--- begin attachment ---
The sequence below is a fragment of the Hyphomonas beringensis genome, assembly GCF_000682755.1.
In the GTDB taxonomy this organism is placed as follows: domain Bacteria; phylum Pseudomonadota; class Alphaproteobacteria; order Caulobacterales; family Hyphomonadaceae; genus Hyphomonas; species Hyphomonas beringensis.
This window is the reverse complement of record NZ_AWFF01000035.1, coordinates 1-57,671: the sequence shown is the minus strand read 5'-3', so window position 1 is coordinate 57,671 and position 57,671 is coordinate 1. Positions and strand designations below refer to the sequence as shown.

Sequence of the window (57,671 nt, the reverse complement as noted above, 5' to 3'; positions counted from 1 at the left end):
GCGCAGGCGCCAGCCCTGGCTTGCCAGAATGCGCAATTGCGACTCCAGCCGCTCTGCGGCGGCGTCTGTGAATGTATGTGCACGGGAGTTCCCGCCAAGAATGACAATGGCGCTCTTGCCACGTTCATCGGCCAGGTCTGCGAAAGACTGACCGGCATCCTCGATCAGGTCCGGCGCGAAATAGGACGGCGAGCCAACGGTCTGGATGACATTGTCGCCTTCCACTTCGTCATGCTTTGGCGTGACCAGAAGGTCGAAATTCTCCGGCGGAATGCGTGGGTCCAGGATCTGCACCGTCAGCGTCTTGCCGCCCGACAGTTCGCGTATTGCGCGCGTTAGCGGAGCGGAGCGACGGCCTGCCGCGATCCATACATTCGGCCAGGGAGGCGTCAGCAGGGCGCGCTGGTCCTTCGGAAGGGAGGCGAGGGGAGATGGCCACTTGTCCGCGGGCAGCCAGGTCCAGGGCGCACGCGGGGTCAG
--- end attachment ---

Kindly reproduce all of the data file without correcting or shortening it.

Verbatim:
The sequence below is a fragment of the Hyphomonas beringensis genome, assembly GCF_000682755.1.
In the GTDB taxonomy this organism is placed as follows: domain Bacteria; phylum Pseudomonadota; class Alphaproteobacteria; order Caulobacterales; family Hyphomonadaceae; genus Hyphomonas; species Hyphomonas beringensis.
This window is the reverse complement of record NZ_AWFF01000035.1, coordinates 1-57,671: the sequence shown is the minus strand read 5'-3', so window position 1 is coordinate 57,671 and position 57,671 is coordinate 1. Positions and strand designations below refer to the sequence as shown.

Sequence of the window (57,671 nt, the reverse complement as noted above, 5' to 3'; positions counted from 1 at the left end):
GCGCAGGCGCCAGCCCTGGCTTGCCAGAATGCGCAATTGCGACTCCAGCCGCTCTGCGGCGGCGTCTGTGAATGTATGTGCACGGGAGTTCCCGCCAAGAATGACAATGGCGCTCTTGCCACGTTCATCGGCCAGGTCTGCGAAAGACTGACCGGCATCCTCGATCAGGTCCGGCGCGAAATAGGACGGCGAGCCAACGGTCTGGATGACATTGTCGCCTTCCACTTCGTCATGCTTTGGCGTGACCAGAAGGTCGAAATTCTCCGGCGGAATGCGTGGGTCCAGGATCTGCACCGTCAGCGTCTTGCCGCCCGACAGTTCGCGTATTGCGCGCGTTAGCGGAGCGGAGCGACGGCCTGCCGCGATCCATACATTCGGCCAGGGAGGCGTCAGCAGGGCGCGCTGGTCCTTCGGAAGGGAGGCGAGGGGAGATGGCCACTTGTCCGCGGGCAGCCAGGTCCAGGGCGCACGCGGGGTCAG